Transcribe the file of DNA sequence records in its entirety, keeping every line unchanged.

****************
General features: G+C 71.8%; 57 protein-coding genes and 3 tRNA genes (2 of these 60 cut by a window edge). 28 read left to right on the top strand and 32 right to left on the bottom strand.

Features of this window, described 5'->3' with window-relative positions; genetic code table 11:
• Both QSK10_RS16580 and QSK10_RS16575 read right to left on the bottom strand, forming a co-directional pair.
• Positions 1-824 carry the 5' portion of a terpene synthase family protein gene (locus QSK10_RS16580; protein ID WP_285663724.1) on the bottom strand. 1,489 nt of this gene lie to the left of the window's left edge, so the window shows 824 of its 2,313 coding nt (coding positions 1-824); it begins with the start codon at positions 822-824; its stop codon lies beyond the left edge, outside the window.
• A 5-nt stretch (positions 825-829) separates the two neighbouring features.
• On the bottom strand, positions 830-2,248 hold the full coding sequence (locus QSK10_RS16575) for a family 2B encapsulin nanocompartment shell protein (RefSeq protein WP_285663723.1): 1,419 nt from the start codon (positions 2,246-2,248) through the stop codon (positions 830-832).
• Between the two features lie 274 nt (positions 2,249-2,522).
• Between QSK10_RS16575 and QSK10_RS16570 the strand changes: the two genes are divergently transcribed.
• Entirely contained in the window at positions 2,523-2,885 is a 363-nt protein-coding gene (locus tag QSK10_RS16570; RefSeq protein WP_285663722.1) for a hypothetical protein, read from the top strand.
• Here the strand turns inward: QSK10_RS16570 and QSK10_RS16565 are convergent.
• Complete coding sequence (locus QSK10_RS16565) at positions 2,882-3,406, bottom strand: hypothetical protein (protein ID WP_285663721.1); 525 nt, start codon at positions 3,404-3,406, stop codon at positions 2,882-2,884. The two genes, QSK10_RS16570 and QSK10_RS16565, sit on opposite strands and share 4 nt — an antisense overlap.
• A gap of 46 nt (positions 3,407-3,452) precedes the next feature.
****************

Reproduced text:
General features: G+C 71.8%; 57 protein-coding genes and 3 tRNA genes (2 of these 60 cut by a window edge). 28 read left to right on the top strand and 32 right to left on the bottom strand.

Features of this window, described 5'->3' with window-relative positions; genetic code table 11:
• Both QSK10_RS16580 and QSK10_RS16575 read right to left on the bottom strand, forming a co-directional pair.
• Positions 1-824 carry the 5' portion of a terpene synthase family protein gene (locus QSK10_RS16580; protein ID WP_285663724.1) on the bottom strand. 1,489 nt of this gene lie to the left of the window's left edge, so the window shows 824 of its 2,313 coding nt (coding positions 1-824); it begins with the start codon at positions 822-824; its stop codon lies beyond the left edge, outside the window.
• A 5-nt stretch (positions 825-829) separates the two neighbouring features.
• On the bottom strand, positions 830-2,248 hold the full coding sequence (locus QSK10_RS16575) for a family 2B encapsulin nanocompartment shell protein (RefSeq protein WP_285663723.1): 1,419 nt from the start codon (positions 2,246-2,248) through the stop codon (positions 830-832).
• Between the two features lie 274 nt (positions 2,249-2,522).
• Between QSK10_RS16575 and QSK10_RS16570 the strand changes: the two genes are divergently transcribed.
• Entirely contained in the window at positions 2,523-2,885 is a 363-nt protein-coding gene (locus tag QSK10_RS16570; RefSeq protein WP_285663722.1) for a hypothetical protein, read from the top strand.
• Here the strand turns inward: QSK10_RS16570 and QSK10_RS16565 are convergent.
• Complete coding sequence (locus QSK10_RS16565) at positions 2,882-3,406, bottom strand: hypothetical protein (protein ID WP_285663721.1); 525 nt, start codon at positions 3,404-3,406, stop codon at positions 2,882-2,884. The two genes, QSK10_RS16570 and QSK10_RS16565, sit on opposite strands and share 4 nt — an antisense overlap.
• A gap of 46 nt (positions 3,407-3,452) precedes the next feature.